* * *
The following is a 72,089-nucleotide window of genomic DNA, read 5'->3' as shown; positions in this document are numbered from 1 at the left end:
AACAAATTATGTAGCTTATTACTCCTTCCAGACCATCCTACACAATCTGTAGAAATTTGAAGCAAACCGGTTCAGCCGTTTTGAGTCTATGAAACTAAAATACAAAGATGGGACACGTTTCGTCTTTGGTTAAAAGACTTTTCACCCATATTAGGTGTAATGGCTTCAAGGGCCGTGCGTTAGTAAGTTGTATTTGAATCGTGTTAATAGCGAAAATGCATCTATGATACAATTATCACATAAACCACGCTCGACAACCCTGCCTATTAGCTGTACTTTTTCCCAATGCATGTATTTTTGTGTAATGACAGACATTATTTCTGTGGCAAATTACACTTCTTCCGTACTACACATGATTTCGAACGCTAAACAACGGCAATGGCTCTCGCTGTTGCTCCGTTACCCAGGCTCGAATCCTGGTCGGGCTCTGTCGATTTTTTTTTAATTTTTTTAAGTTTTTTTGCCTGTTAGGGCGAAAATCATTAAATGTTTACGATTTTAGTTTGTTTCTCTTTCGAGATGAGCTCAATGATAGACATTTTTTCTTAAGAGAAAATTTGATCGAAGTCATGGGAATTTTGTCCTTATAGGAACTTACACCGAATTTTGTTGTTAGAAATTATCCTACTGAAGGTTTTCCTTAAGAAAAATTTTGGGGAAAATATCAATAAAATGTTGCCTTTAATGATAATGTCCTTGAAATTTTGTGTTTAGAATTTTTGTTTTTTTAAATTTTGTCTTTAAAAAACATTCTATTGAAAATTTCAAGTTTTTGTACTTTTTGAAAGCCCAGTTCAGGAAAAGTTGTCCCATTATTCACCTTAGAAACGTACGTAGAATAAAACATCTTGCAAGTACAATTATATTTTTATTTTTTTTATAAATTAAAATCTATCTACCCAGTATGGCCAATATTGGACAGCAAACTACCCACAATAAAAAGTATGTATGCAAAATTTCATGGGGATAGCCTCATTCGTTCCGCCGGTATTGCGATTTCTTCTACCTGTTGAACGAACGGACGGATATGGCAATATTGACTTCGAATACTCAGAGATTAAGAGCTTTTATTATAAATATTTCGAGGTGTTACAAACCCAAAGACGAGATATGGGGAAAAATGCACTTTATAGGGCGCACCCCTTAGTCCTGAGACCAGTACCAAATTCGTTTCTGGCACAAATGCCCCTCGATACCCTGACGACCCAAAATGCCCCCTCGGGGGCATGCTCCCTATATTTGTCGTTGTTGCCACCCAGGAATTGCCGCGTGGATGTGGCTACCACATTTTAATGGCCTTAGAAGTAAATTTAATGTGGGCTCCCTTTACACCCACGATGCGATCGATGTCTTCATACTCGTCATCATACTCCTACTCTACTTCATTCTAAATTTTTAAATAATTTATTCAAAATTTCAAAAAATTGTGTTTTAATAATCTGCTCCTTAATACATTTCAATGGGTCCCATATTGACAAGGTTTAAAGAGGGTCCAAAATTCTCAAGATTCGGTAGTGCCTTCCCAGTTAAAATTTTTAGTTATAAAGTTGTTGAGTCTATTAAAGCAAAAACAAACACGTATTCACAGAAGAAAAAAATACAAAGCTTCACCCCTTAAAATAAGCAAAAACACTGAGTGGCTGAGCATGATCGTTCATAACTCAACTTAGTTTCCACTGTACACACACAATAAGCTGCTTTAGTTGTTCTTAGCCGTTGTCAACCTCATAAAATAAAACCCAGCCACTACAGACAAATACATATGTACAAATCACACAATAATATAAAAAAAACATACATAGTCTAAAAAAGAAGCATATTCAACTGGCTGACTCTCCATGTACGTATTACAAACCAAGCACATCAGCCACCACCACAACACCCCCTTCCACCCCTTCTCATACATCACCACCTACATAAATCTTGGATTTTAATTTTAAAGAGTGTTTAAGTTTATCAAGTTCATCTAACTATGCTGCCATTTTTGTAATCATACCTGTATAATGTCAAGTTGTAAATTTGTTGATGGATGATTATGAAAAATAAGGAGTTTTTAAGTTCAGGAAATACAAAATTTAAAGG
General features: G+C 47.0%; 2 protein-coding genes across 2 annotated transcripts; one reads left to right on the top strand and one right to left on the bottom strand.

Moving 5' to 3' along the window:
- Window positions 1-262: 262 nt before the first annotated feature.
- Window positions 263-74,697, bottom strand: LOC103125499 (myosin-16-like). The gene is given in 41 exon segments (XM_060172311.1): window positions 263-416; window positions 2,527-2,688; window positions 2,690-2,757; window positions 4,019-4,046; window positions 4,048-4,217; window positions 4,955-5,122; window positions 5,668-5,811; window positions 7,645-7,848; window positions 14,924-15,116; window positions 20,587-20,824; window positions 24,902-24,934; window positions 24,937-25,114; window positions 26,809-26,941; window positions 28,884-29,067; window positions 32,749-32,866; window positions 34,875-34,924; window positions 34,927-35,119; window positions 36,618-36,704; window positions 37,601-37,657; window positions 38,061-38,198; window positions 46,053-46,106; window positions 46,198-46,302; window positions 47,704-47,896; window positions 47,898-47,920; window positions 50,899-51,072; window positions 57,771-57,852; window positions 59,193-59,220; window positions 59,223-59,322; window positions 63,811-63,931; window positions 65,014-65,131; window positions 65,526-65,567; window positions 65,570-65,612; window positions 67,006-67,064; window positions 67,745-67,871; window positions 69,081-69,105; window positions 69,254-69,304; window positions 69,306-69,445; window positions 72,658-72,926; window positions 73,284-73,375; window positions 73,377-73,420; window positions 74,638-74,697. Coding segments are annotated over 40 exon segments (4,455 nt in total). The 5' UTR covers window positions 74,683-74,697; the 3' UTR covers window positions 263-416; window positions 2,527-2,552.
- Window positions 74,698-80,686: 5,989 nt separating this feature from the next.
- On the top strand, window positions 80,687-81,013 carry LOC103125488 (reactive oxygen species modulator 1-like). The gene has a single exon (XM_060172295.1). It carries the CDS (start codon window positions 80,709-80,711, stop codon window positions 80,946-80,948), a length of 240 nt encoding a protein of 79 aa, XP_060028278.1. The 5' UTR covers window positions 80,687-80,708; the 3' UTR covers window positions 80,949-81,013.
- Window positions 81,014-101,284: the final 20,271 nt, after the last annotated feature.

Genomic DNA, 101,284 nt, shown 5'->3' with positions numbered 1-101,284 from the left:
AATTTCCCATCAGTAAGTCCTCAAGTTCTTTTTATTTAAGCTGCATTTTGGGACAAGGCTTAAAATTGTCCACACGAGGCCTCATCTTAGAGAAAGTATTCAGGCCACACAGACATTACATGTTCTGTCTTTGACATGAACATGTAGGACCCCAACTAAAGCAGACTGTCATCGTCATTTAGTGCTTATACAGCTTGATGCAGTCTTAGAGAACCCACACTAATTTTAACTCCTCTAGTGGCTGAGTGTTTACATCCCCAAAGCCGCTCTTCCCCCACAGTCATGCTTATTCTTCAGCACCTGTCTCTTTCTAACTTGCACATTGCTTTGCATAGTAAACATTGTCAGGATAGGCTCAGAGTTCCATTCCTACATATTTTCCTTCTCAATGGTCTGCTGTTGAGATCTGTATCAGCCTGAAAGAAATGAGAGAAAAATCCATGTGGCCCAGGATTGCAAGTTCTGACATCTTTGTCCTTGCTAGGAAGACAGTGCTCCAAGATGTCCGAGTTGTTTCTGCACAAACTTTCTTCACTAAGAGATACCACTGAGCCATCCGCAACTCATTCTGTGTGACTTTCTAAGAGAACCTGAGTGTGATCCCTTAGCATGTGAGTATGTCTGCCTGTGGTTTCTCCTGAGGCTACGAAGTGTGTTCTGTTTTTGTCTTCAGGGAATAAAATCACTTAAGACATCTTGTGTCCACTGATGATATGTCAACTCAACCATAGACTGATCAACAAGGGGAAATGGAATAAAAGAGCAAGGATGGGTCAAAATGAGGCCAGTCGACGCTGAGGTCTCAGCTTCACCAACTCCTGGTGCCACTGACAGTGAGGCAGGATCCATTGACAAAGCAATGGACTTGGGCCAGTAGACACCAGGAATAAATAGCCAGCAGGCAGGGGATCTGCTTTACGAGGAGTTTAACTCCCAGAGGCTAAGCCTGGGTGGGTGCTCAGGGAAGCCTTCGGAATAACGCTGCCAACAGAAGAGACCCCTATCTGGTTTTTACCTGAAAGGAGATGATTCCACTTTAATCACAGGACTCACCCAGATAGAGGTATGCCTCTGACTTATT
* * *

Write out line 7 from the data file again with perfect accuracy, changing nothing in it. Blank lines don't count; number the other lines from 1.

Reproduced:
- Window positions 74,698-80,686: 5,989 nt separating this feature from the next.